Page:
Eight books to help you escape for a while

November 24, 2016 • Posted in blindness, politics, radio, technology for people who are blind, Uncategorized by

When I woke up the day after the 2016 presidential election, I couldn’t hear out of my left ear. Days later the infection spread to my right ear as well. I couldn’t hear at all.

The timing was uncanny. Maybe it was a gift from the Gods. My ears plugged up the very day the drawn-out election was finally over. I couldn’t hear the radio. I couldn’t hear the television. I couldn’t hear my talking computer. Without my hearing, I could tune out politics completely. See no evil, hear no evil?

Seriously, though? I was miserable. So was Mike. The little candy-bar-sized contraption I use to listen to books eventually came to my rescue. If I turned the volume all the way up and held it right to my ear, I could listen to books. The Victor Reader Stream features buttons rather than a touch screen, and I’d already been pretty much connected to it before my hearing loss — books were my escape from the pre-election noise.

My sub-conscience must have taken over when selecting books — without intending it, every single book I downloaded the past month is written by an author from — or takes place in — a foreign country.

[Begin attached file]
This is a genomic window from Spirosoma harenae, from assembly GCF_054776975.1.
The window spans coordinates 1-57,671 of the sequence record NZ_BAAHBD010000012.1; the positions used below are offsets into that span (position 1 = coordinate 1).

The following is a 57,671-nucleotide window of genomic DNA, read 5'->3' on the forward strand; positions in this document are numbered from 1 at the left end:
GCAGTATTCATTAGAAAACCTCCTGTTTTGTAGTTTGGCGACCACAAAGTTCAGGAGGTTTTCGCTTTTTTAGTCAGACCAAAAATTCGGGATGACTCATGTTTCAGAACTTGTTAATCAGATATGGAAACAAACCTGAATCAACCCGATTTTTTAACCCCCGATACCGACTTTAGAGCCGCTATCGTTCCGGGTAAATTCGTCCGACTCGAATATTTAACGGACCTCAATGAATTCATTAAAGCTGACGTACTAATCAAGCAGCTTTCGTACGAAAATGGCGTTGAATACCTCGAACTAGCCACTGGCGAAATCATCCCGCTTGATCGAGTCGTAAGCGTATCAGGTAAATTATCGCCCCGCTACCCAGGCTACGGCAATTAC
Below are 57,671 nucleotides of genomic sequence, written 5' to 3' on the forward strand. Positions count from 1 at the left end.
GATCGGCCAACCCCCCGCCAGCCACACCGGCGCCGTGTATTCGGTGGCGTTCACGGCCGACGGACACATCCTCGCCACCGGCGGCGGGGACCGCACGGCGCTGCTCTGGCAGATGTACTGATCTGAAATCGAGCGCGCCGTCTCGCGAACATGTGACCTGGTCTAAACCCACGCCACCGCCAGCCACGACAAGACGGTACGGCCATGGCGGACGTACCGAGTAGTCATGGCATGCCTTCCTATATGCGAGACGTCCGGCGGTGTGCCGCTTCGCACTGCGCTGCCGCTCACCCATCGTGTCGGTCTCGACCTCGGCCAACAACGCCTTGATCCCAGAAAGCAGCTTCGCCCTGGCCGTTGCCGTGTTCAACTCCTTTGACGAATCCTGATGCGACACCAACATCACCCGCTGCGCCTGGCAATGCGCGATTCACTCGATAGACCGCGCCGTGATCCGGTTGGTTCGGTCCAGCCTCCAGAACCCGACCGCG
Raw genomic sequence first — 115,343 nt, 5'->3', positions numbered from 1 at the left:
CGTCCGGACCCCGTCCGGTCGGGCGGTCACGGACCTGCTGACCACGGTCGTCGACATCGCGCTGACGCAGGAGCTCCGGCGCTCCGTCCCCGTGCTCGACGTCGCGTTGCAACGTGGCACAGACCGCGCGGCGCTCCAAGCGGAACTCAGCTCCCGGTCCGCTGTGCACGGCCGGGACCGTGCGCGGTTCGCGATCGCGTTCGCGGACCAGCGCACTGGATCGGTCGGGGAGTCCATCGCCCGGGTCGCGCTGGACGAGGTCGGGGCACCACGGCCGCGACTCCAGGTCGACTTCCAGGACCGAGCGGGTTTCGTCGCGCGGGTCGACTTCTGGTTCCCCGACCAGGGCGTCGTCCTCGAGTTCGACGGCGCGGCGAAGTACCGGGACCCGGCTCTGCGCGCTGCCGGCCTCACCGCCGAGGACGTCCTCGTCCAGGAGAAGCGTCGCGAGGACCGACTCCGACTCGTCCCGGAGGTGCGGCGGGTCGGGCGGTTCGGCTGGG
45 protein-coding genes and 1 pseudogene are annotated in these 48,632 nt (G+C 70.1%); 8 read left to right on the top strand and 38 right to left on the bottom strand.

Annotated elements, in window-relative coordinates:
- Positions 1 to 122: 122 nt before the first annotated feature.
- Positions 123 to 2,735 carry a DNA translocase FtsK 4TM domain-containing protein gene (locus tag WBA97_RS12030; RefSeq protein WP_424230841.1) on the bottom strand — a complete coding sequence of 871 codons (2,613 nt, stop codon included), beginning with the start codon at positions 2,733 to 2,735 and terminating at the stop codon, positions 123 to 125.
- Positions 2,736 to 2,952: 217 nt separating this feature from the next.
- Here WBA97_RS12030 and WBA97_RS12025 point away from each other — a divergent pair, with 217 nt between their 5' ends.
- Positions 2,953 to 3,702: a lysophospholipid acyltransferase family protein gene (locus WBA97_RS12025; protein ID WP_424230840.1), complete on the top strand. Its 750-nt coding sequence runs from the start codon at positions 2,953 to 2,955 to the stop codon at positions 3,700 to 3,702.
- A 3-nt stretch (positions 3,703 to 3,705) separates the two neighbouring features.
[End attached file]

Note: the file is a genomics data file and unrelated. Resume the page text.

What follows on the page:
Understanding that some of you Safe & Sound blog readers may be looking for an escape from the news media, too, I’m sharing my recent book list.

  1. A Great Reckoning
    The characters from a tiny made-up town in Quebec come in and out of all of Louise Penny’s books: the gay couple who own the bistro, the cranky old poet named Ruth who swears a lot, the bookstore owner named Myrna, and so on. The Great Reckoning was just published this year, and if you choose to listen to it instead of reading the print version, you’re in for a treat — the narrator can even do a French-Canadian accent. The idyllic town of Three Pines is so far removed that there’s nary a mention of smart phones, tweets or texts. Bestseller. 2016.
  2. A Man Called Ove
    Ove is nearly sixty and the grumpiest man on the block. After losing his wife, his job, and his role as coobrienndominium president he decides to commit suicide. Enter a lively family of new neighbors and a stray cat, and Ove might just have a reason to keep living. First published in Swedish in 2012.